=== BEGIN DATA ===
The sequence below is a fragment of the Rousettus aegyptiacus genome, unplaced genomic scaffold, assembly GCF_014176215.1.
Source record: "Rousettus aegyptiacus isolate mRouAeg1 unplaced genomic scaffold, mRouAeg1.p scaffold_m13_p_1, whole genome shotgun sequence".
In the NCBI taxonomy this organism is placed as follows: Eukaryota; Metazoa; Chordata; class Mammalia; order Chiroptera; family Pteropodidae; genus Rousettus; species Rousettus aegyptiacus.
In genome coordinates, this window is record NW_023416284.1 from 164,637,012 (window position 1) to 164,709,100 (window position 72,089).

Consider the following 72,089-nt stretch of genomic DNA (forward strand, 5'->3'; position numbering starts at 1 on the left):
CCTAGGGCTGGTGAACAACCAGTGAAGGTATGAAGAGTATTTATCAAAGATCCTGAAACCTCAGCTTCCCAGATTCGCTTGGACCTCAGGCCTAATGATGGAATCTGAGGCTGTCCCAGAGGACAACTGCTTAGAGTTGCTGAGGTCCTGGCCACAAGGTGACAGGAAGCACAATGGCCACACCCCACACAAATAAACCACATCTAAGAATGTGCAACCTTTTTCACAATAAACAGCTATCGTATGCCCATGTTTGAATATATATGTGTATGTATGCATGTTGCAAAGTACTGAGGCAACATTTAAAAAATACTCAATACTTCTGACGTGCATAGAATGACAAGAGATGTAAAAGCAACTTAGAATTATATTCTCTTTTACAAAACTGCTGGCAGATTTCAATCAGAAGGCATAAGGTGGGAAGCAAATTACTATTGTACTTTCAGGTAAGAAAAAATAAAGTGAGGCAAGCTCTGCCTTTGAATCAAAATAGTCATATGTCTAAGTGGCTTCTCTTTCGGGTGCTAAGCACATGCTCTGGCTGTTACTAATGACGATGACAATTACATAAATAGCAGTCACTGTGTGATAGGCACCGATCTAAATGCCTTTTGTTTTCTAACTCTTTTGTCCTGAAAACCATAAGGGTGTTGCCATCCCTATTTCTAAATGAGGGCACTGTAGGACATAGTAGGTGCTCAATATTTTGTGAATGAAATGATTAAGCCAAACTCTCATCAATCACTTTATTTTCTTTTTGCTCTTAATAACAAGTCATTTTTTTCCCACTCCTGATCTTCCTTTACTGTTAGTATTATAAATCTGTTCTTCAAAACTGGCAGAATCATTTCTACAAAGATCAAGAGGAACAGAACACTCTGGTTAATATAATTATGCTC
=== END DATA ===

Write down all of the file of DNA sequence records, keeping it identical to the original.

The sequence below is a fragment of the Rousettus aegyptiacus genome, unplaced genomic scaffold, assembly GCF_014176215.1.
Source record: "Rousettus aegyptiacus isolate mRouAeg1 unplaced genomic scaffold, mRouAeg1.p scaffold_m13_p_1, whole genome shotgun sequence".
In the NCBI taxonomy this organism is placed as follows: Eukaryota; Metazoa; Chordata; class Mammalia; order Chiroptera; family Pteropodidae; genus Rousettus; species Rousettus aegyptiacus.
In genome coordinates, this window is record NW_023416284.1 from 164,637,012 (window position 1) to 164,709,100 (window position 72,089).

Consider the following 72,089-nt stretch of genomic DNA (forward strand, 5'->3'; position numbering starts at 1 on the left):
CCTAGGGCTGGTGAACAACCAGTGAAGGTATGAAGAGTATTTATCAAAGATCCTGAAACCTCAGCTTCCCAGATTCGCTTGGACCTCAGGCCTAATGATGGAATCTGAGGCTGTCCCAGAGGACAACTGCTTAGAGTTGCTGAGGTCCTGGCCACAAGGTGACAGGAAGCACAATGGCCACACCCCACACAAATAAACCACATCTAAGAATGTGCAACCTTTTTCACAATAAACAGCTATCGTATGCCCATGTTTGAATATATATGTGTATGTATGCATGTTGCAAAGTACTGAGGCAACATTTAAAAAATACTCAATACTTCTGACGTGCATAGAATGACAAGAGATGTAAAAGCAACTTAGAATTATATTCTCTTTTACAAAACTGCTGGCAGATTTCAATCAGAAGGCATAAGGTGGGAAGCAAATTACTATTGTACTTTCAGGTAAGAAAAAATAAAGTGAGGCAAGCTCTGCCTTTGAATCAAAATAGTCATATGTCTAAGTGGCTTCTCTTTCGGGTGCTAAGCACATGCTCTGGCTGTTACTAATGACGATGACAATTACATAAATAGCAGTCACTGTGTGATAGGCACCGATCTAAATGCCTTTTGTTTTCTAACTCTTTTGTCCTGAAAACCATAAGGGTGTTGCCATCCCTATTTCTAAATGAGGGCACTGTAGGACATAGTAGGTGCTCAATATTTTGTGAATGAAATGATTAAGCCAAACTCTCATCAATCACTTTATTTTCTTTTTGCTCTTAATAACAAGTCATTTTTTTCCCACTCCTGATCTTCCTTTACTGTTAGTATTATAAATCTGTTCTTCAAAACTGGCAGAATCATTTCTACAAAGATCAAGAGGAACAGAACACTCTGGTTAATATAATTATGCTC